A friend of mine posted a question on Facebook the other week asking if (us) breastfeeding mamas had to change our diet while nursing, what we had to cut, for how long, and what changes we saw in our babies after. This is her second baby and it was déjà vu for me because I had such a different time nursing my second time around, as well.
Right away, my daughter nursed so differently than my son did, which is okay because every baby is different, but it wasn’t until a few weeks old that we started to notice it was more than that. She would nurse so quickly, unlatching sometimes right after my letdown (spilling milk and I would try to catch it), but would want to nurse again very quickly because she would spit up almost after every feeding. She would only nurse from one breast and it would take forever for her to burp. Then if we could get her to finally burp, she would have hiccups and spit up. With my son, he was calm and would stay latched forever, falling asleep at almost every feeding the first few months (milk drunk), never spit up, never had trouble burping after a feeding and always nursed from both breasts each feeding.
When she started to spit up after every feeding, she also became very upset and fussy most of the day, especially from noon until midnight. It was so awful and frustrating, I felt like we could never leave the house. At first I thought it was just something I kept eating, so I started to pay attention to my diet and I figure it had to be all the spicy food I loved eating. I already ate a dairy–free and egg–free diet, and I babywore her almost always. But after all that, cutting out the spicy foods included, it still seemed to not make a big enough difference for her. I became desperate and went to our pediatrician, who gave us a prescription for baby reflux. But, after 5 days of her being on the medication I just started having a bad feeling about this harsh medicine in her tiny body. After researching and reading all the potential side effects, my husband and I decided that our daughter would immediately stop using it that day.
We researched everything on natural, homeopathic and naturopathic ways to help manage or even cure baby reflux that night. My husband came across this blog or parent conversation board where this husband and his wife had figured out the right treatment plan that cured their baby from reflux. The next day we went and got what we needed and made the right appointments to get our baby girl the relief we were praying for. After a little over a week of following this plan our Little Miss was cured. No joke, you didn’t read that wrong – cured! Below are the homeopathic remedies she took, the specialists she saw, and the treatment plan we stuck to.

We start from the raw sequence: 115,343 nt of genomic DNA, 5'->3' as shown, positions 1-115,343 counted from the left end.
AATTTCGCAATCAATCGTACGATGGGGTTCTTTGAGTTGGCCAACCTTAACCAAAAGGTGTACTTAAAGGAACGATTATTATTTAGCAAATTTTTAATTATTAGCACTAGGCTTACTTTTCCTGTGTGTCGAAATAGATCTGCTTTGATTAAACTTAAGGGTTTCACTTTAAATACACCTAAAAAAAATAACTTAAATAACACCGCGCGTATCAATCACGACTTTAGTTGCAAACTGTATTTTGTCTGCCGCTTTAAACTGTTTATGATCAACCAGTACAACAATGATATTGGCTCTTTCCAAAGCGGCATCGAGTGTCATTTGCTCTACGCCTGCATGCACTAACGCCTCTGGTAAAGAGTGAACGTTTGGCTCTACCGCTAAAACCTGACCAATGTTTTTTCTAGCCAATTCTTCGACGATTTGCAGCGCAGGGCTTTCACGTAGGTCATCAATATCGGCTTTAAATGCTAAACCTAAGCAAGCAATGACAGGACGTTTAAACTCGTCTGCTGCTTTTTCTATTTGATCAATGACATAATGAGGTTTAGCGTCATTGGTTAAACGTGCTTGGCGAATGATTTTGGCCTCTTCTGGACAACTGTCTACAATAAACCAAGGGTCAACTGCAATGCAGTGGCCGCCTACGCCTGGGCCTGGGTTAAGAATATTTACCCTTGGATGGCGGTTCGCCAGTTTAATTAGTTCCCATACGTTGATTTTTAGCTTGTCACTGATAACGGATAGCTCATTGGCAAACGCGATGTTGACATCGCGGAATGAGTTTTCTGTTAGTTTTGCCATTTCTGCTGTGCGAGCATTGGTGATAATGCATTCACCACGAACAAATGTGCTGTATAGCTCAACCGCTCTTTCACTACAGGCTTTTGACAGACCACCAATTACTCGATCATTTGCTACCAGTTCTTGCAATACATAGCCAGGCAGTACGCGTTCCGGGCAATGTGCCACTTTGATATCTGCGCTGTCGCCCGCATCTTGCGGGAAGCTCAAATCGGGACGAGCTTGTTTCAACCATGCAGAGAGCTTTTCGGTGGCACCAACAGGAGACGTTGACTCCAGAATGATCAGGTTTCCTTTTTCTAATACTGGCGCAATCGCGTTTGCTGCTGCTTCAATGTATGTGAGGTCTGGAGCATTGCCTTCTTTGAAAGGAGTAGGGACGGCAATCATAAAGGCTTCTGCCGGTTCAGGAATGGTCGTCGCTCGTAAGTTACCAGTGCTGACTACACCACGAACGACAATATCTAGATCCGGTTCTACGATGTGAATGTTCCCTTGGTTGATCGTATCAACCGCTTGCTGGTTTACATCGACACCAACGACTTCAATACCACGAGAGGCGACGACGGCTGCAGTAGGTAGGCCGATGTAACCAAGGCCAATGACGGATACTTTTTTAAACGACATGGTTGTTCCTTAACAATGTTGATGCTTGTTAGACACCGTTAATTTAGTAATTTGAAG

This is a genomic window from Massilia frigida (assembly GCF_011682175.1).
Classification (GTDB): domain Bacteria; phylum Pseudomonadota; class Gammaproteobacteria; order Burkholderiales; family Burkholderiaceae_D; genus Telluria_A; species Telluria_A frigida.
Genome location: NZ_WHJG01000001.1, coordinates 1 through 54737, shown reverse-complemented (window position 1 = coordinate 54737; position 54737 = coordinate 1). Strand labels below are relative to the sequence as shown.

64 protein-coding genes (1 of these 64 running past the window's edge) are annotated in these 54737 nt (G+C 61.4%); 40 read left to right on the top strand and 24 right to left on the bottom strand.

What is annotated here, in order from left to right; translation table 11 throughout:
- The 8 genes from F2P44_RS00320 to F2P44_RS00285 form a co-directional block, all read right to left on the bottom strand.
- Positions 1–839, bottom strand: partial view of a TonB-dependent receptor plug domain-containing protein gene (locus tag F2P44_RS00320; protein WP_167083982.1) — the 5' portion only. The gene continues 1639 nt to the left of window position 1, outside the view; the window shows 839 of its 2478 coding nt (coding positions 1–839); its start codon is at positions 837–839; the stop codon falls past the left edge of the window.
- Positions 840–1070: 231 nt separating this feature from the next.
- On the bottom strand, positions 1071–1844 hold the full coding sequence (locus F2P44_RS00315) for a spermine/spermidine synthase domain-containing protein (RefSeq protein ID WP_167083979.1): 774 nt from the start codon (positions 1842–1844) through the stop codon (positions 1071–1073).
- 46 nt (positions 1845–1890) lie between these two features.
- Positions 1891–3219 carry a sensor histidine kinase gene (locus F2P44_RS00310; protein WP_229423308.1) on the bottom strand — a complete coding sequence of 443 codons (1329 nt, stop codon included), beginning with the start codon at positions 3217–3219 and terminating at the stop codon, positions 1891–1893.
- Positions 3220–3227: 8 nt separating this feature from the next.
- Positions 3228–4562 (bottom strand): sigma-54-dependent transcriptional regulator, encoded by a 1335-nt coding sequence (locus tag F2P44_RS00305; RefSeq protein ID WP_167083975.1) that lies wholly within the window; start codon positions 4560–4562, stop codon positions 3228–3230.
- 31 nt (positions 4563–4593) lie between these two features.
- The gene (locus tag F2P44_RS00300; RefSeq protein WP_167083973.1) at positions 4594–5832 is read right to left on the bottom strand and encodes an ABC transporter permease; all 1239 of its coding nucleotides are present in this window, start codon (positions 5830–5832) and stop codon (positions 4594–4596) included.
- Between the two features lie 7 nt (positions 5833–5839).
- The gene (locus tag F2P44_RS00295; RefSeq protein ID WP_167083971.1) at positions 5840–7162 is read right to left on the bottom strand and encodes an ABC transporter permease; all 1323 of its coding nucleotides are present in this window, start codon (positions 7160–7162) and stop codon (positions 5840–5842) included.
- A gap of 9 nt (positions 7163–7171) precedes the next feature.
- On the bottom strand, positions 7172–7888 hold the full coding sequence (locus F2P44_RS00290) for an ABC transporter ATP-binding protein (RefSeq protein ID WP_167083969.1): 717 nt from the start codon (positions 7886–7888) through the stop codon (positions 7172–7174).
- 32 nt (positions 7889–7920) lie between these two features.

– I cut out onions, garlic, broccoli, peppers (all but a few bell here and there), caffeine, dairy, eggs, and all spicy foods. It was hard at first but I stuck to this diet until she was 7-8 months, then only slowly brought back these foods until after her first birthday.
– Hylands #10 Nat Phos 6, one after each feeding. We called these her ‘little baby tums.’ They easily dissolve, which can be crushed up and given to baby directly, or use a baby medicine or breastmilk syringe with a drop of water or breastmilk.
– Boiron Nux Vomica 30c, twice a day, morning and night. These are harder and take a little bit to dissolve, so I used a syringe with either some breastmilk or a few drops of water and swirled it around until completely dissolved to give to baby.
– One trip to a specialized pediatric chiropractor for a post birth therapy session. We’re spoiled and have a few great practices here in Portland with great homeopathic, pediatric chiropractors, but you should be able to find one in your area.
– One dose of pediatric probiotics applied to a pacifier or your nipple right before breastfeeding once a day. I was given a great one by my daughter’s pediatric chiropractor.
– Warm bath before bedtime every night. This is a great way to calm and relax colicky or reflux babies. Even if they don’t seem to like it at first, be consistent and continue giving them a warm bath as part of their night routine.
– Castor Oil tummy massage after bath, then cover with a washcloth, and clothe in a onesie. Maybe use onesies you don’t care about because the castor oil can stain.
– Dress baby in loose clothes, no tight waist bands, and be mindful of how tight the baby’s diaper is.
– When changing baby’s diaper, instead of pulling up her/his legs, like we’re taught, gently roll baby slightly to her/his side and carefully lift her/his leg up to wipe and replace a diaper.
All of this treatment was approved and encouraged by our pediatric chiropractor and my daughter’s pediatrician.
This may seem like a lot but it’s far better than the alternative, and we did this for only four days and saw a huge improvement! Every baby is different and my daughter was not diagnosed with sever GERDs, so it might take longer than a week or more pediatric chiropractic appointments than it did for my daughter, but it’s worth it.
I will say the first two days are a little tough because there isn’t an overnight change when you first start the treatment. But being consistent and just sticking with it will payoff, trust me.
I kept the homeopathic remedies on hand in her diaper bag in case she became irritated here and there, but we really didn’t have to use them much after a couple of weeks of treatment.
I’m not a medical professional nor do I have a medical license, but I do believe this treatment plan has to be better for babies bodies in the long run. This is what worked for my baby and our family, and it’s important that I share our experience with more parents because it could also cure your baby’s reflux.
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